Jane O’Grady on eliminative materialism:
Really? So we were wrong all the time about our memories and our passions? What sort of a world, I wonder, do these eliminative materialists envisage with their revised vocabulary about mental (or rather neural states). What exactly would be doing? What would be the point of training ourselves, or being trained, to report on our brain states?
The eliminative materialists may base their argument on the perspicuous fact that some mental terms do trail theories behind them, and can therefore be replaced, extrapolating from this the notion that such terms can be wholesale eliminated. ‘Depression’, ‘grief’, ‘melancholia’, ‘black bile’, ‘accidie’ are, it is true, not synonymous, nor do they, probably, refer to precisely the same phenomena; but does that mean that there are no such dark phenomena? ‘Dark’ is not just purple passagey – these, like many mental states, arent exactly describable except by pictorial and other metaphors. But I wonder how eliminative materialists would replace Macbeth’s description, or expression, of depression, melancholy, black bile or whatever in the ‘Tomorrow, and tomorrow, and tomorrow’ speech, or George Eliot’s apercu on the insincerity of spontaneous feeling.
Metaphor bridges the gap between secluded mental states by invoking physical things that are open to all (whatever the likelihood of their being differently experienced). If indeed ‘folk psychology’ could be eradicated, along with all the metaphor and poetry that has grown up around it, then surely, with the irrepressibility of weeds, metaphor and poetry would spring up again around brain state terminology. But how would we be induced to abandon ‘folk psychology’ in the first place. Eliminativism seems to share the worst aspect of Cartesian dualism – its hopeless seclusion. Our brain states, although in principle open to anyone’s inspection, are in practice hidden. Why would we go the trouble of talking about our inner states, sensibly say objectors to dualism, unless in the context of sharable, palpable experiences? Even more ridiculous, by the same token, is the idea that we could be taught about, and discuss, brain states. Why would we ever dream of doing so?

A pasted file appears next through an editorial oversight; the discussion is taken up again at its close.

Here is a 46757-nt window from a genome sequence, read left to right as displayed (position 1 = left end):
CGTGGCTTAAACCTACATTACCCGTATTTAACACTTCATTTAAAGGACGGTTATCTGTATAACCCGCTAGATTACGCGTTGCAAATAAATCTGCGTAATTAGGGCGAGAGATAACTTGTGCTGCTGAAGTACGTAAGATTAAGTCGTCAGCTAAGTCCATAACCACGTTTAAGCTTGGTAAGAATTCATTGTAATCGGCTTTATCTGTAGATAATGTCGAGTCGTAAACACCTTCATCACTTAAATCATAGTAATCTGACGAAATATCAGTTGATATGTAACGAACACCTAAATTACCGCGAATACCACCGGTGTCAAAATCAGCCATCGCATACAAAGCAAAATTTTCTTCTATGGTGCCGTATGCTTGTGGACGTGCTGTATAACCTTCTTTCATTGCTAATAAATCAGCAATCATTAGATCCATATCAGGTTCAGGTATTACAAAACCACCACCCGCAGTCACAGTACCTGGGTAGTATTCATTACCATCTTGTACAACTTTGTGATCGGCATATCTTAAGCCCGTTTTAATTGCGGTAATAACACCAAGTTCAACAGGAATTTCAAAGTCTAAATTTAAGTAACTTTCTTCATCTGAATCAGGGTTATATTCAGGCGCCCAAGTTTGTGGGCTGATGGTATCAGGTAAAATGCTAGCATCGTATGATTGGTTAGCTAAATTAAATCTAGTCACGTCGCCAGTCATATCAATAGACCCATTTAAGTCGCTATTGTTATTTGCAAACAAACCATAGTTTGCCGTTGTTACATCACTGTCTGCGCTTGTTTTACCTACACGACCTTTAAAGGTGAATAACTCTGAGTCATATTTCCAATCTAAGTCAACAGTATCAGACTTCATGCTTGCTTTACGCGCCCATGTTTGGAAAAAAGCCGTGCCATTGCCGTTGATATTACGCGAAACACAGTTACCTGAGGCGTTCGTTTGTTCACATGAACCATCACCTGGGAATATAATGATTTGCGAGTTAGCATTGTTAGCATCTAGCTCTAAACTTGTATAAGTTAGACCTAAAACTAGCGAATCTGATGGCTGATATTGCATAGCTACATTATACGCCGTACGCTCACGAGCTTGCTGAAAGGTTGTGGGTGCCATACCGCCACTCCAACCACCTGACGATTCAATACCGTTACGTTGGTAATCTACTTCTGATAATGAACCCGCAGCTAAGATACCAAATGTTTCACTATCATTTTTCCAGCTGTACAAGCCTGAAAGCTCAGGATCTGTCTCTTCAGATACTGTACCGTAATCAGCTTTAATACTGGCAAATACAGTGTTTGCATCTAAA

Worse than this, would be the loss to morality and self-creation. Suppose, in a juxtaposition of eliminativism and Freudianism, a woman’s amygdala lighted up in the anger zone even as she was professing not to be angry. She is duly given the expert’s better-informed diagnosis of her state of mind. But is that an advantage, particularly if she accepts the diagnosis and acts on it. Denial of anger may sometimes be dishonesty or self-deception, but may also, even while being both, be part of the suppression of anger that is so imperative in civilised life. What about if a man objecting to a situation of social injustice were subjected to Transcranial Magnetic Stimulation to obliterate his present feeling of dissatisfaction and induce a feeling of pleasure? Surely what actually matters to him is the cognitive aspect of the dissatisfaction – the reason he was feeling it.